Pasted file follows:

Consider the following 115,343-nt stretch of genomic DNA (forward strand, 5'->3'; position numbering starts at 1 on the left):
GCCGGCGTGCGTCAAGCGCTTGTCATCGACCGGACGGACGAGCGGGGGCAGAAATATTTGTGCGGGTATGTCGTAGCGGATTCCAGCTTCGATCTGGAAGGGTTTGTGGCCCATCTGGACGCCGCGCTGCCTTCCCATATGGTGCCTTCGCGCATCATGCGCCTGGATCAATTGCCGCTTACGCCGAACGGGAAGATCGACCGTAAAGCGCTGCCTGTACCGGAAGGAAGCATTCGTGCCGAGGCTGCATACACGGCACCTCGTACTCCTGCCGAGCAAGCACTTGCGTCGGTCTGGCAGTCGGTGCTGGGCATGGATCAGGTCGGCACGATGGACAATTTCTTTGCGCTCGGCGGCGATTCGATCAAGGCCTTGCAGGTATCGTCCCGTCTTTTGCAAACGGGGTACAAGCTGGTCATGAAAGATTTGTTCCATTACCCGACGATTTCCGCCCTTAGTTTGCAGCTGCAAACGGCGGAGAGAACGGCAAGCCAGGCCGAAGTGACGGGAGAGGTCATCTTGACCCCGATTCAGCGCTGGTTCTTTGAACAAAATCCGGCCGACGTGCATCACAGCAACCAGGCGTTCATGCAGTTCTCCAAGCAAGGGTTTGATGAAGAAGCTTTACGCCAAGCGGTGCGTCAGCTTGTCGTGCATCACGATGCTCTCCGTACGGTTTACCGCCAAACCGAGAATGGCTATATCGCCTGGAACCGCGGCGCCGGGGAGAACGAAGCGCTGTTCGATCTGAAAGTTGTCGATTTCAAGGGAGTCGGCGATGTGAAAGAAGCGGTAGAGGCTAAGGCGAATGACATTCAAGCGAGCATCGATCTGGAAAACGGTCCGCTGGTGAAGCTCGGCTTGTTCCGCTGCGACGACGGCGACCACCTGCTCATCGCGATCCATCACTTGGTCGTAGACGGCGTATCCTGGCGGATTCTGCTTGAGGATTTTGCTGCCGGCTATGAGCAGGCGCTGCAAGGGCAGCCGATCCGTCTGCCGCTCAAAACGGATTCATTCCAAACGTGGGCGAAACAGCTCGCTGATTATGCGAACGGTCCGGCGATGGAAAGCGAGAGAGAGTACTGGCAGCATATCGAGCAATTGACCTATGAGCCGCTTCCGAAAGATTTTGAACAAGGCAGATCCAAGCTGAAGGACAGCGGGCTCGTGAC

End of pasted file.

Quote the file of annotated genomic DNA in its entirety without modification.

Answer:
Consider the following 115,343-nt stretch of genomic DNA (forward strand, 5'->3'; position numbering starts at 1 on the left):
GCCGGCGTGCGTCAAGCGCTTGTCATCGACCGGACGGACGAGCGGGGGCAGAAATATTTGTGCGGGTATGTCGTAGCGGATTCCAGCTTCGATCTGGAAGGGTTTGTGGCCCATCTGGACGCCGCGCTGCCTTCCCATATGGTGCCTTCGCGCATCATGCGCCTGGATCAATTGCCGCTTACGCCGAACGGGAAGATCGACCGTAAAGCGCTGCCTGTACCGGAAGGAAGCATTCGTGCCGAGGCTGCATACACGGCACCTCGTACTCCTGCCGAGCAAGCACTTGCGTCGGTCTGGCAGTCGGTGCTGGGCATGGATCAGGTCGGCACGATGGACAATTTCTTTGCGCTCGGCGGCGATTCGATCAAGGCCTTGCAGGTATCGTCCCGTCTTTTGCAAACGGGGTACAAGCTGGTCATGAAAGATTTGTTCCATTACCCGACGATTTCCGCCCTTAGTTTGCAGCTGCAAACGGCGGAGAGAACGGCAAGCCAGGCCGAAGTGACGGGAGAGGTCATCTTGACCCCGATTCAGCGCTGGTTCTTTGAACAAAATCCGGCCGACGTGCATCACAGCAACCAGGCGTTCATGCAGTTCTCCAAGCAAGGGTTTGATGAAGAAGCTTTACGCCAAGCGGTGCGTCAGCTTGTCGTGCATCACGATGCTCTCCGTACGGTTTACCGCCAAACCGAGAATGGCTATATCGCCTGGAACCGCGGCGCCGGGGAGAACGAAGCGCTGTTCGATCTGAAAGTTGTCGATTTCAAGGGAGTCGGCGATGTGAAAGAAGCGGTAGAGGCTAAGGCGAATGACATTCAAGCGAGCATCGATCTGGAAAACGGTCCGCTGGTGAAGCTCGGCTTGTTCCGCTGCGACGACGGCGACCACCTGCTCATCGCGATCCATCACTTGGTCGTAGACGGCGTATCCTGGCGGATTCTGCTTGAGGATTTTGCTGCCGGCTATGAGCAGGCGCTGCAAGGGCAGCCGATCCGTCTGCCGCTCAAAACGGATTCATTCCAAACGTGGGCGAAACAGCTCGCTGATTATGCGAACGGTCCGGCGATGGAAAGCGAGAGAGAGTACTGGCAGCATATCGAGCAATTGACCTATGAGCCGCTTCCGAAAGATTTTGAACAAGGCAGATCCAAGCTGAAGGACAGCGGGCTCGTGAC